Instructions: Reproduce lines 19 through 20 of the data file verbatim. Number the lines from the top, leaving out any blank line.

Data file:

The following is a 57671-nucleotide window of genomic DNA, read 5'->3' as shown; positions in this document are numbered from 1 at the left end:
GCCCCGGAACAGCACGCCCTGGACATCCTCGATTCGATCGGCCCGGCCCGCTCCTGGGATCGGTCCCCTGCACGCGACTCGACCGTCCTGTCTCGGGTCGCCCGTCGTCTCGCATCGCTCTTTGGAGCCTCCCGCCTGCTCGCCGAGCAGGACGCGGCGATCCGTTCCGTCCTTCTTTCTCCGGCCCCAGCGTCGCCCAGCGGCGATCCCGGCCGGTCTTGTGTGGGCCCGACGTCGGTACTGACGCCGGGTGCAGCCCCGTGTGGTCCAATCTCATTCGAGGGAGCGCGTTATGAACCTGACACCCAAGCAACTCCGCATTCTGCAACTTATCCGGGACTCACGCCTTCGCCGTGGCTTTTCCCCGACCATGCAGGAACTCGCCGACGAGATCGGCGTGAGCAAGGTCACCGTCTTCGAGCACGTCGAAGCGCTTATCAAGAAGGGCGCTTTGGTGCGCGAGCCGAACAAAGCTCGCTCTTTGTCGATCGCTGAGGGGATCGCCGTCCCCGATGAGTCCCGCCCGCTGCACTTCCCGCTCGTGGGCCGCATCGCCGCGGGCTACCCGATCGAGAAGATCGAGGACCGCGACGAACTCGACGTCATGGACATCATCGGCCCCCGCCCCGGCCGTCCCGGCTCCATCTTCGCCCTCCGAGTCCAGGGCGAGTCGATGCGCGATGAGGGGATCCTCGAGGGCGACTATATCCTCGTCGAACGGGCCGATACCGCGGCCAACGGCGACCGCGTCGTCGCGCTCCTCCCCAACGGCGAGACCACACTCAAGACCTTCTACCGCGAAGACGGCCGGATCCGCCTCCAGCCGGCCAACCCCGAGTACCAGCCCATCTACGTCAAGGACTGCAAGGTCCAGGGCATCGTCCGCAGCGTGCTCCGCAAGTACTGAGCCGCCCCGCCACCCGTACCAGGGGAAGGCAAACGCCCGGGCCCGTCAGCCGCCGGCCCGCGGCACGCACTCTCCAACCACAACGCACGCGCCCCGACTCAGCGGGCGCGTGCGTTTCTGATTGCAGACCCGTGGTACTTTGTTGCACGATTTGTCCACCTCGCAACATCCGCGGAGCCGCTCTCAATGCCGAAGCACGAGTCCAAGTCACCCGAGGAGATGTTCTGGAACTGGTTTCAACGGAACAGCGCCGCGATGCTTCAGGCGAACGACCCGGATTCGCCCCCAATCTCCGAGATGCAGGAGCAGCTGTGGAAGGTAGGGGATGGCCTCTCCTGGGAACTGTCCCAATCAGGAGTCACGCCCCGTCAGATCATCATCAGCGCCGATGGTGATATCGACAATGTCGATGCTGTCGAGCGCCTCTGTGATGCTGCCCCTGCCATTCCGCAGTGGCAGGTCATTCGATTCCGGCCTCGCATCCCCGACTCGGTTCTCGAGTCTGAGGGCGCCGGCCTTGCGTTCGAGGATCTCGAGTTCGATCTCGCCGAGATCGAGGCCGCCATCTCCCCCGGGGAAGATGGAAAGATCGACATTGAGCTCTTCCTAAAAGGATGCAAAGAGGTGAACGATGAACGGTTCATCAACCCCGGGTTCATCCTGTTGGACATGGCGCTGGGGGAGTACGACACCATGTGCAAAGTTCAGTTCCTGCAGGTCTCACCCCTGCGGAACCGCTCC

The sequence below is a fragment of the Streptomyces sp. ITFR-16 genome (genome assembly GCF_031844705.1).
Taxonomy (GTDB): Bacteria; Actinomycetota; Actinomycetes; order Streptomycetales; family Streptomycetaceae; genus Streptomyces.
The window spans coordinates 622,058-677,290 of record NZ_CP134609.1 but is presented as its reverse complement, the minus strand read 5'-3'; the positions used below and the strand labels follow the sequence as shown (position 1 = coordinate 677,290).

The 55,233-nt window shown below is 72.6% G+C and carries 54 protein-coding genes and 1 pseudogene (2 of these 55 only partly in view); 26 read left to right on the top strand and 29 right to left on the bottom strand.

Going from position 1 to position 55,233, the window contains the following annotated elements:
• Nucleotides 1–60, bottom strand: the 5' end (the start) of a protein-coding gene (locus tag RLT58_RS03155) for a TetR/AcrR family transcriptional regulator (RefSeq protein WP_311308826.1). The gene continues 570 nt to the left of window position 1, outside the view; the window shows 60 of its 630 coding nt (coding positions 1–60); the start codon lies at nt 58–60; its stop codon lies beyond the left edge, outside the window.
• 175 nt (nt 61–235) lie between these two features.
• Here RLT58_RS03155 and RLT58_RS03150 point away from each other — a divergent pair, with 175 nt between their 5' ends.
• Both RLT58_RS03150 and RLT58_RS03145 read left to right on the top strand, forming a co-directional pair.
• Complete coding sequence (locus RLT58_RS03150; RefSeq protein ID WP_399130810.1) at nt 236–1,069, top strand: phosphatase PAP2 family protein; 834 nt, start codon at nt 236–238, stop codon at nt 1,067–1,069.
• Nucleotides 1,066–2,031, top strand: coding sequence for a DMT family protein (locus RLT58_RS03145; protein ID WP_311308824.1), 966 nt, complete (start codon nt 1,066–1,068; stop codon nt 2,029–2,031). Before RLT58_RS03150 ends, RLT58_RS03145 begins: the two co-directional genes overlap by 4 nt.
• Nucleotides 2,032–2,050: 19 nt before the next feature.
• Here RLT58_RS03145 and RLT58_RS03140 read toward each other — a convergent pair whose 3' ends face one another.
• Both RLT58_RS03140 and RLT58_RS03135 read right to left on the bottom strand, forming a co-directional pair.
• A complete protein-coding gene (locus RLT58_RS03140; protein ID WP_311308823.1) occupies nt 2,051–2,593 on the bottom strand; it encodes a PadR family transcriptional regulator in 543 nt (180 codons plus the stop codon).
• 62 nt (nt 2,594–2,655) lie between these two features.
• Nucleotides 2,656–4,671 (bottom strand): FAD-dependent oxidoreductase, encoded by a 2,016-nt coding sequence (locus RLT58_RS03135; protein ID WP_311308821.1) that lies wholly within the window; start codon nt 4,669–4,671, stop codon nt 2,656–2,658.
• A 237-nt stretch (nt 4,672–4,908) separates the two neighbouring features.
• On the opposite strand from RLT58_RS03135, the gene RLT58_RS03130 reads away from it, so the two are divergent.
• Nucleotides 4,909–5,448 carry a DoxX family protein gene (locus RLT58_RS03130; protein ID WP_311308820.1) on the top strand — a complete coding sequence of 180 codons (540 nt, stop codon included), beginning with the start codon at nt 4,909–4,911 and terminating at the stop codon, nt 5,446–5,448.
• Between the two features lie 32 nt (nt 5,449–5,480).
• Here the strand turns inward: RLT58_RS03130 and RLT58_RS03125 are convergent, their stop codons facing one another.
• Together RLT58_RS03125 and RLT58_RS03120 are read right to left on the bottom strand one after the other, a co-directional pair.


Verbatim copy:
• Nucleotides 2,656–4,671 (bottom strand): FAD-dependent oxidoreductase, encoded by a 2,016-nt coding sequence (locus RLT58_RS03135; protein ID WP_311308821.1) that lies wholly within the window; start codon nt 4,669–4,671, stop codon nt 2,656–2,658.
• A 237-nt stretch (nt 4,672–4,908) separates the two neighbouring features.